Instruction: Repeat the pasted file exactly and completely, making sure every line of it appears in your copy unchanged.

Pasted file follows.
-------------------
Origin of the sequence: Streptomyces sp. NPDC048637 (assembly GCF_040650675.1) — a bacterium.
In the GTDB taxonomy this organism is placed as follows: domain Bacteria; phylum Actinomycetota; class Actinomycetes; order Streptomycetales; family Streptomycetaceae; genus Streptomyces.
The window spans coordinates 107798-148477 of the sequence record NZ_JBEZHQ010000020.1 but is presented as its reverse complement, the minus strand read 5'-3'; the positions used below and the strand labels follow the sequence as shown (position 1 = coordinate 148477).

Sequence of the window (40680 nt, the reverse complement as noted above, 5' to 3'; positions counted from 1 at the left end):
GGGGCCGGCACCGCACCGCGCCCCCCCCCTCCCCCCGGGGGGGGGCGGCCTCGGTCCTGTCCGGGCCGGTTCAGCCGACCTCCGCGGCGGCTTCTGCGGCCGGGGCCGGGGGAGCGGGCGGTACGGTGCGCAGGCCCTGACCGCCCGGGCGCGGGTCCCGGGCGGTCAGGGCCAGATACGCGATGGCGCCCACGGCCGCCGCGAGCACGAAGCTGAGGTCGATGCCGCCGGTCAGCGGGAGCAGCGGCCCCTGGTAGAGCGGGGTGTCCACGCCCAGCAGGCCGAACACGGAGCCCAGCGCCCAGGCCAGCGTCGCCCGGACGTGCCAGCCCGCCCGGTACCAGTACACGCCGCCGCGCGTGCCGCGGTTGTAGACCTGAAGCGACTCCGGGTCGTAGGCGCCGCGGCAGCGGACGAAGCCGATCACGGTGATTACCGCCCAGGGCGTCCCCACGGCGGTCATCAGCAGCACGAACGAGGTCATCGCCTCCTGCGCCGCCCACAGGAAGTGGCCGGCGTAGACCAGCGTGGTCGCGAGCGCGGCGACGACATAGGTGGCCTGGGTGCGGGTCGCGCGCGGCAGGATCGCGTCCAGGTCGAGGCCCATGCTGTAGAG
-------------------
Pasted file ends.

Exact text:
Origin of the sequence: Streptomyces sp. NPDC048637 (assembly GCF_040650675.1) — a bacterium.
In the GTDB taxonomy this organism is placed as follows: domain Bacteria; phylum Actinomycetota; class Actinomycetes; order Streptomycetales; family Streptomycetaceae; genus Streptomyces.
The window spans coordinates 107798-148477 of the sequence record NZ_JBEZHQ010000020.1 but is presented as its reverse complement, the minus strand read 5'-3'; the positions used below and the strand labels follow the sequence as shown (position 1 = coordinate 148477).

Sequence of the window (40680 nt, the reverse complement as noted above, 5' to 3'; positions counted from 1 at the left end):
GGGGCCGGCACCGCACCGCGCCCCCCCCCTCCCCCCGGGGGGGGGCGGCCTCGGTCCTGTCCGGGCCGGTTCAGCCGACCTCCGCGGCGGCTTCTGCGGCCGGGGCCGGGGGAGCGGGCGGTACGGTGCGCAGGCCCTGACCGCCCGGGCGCGGGTCCCGGGCGGTCAGGGCCAGATACGCGATGGCGCCCACGGCCGCCGCGAGCACGAAGCTGAGGTCGATGCCGCCGGTCAGCGGGAGCAGCGGCCCCTGGTAGAGCGGGGTGTCCACGCCCAGCAGGCCGAACACGGAGCCCAGCGCCCAGGCCAGCGTCGCCCGGACGTGCCAGCCCGCCCGGTACCAGTACACGCCGCCGCGCGTGCCGCGGTTGTAGACCTGAAGCGACTCCGGGTCGTAGGCGCCGCGGCAGCGGACGAAGCCGATCACGGTGATTACCGCCCAGGGCGTCCCCACGGCGGTCATCAGCAGCACGAACGAGGTCATCGCCTCCTGCGCCGCCCACAGGAAGTGGCCGGCGTAGACCAGCGTGGTCGCGAGCGCGGCGACGACATAGGTGGCCTGGGTGCGGGTCGCGCGCGGCAGGATCGCGTCCAGGTCGAGGCCCATGCTGTAGAG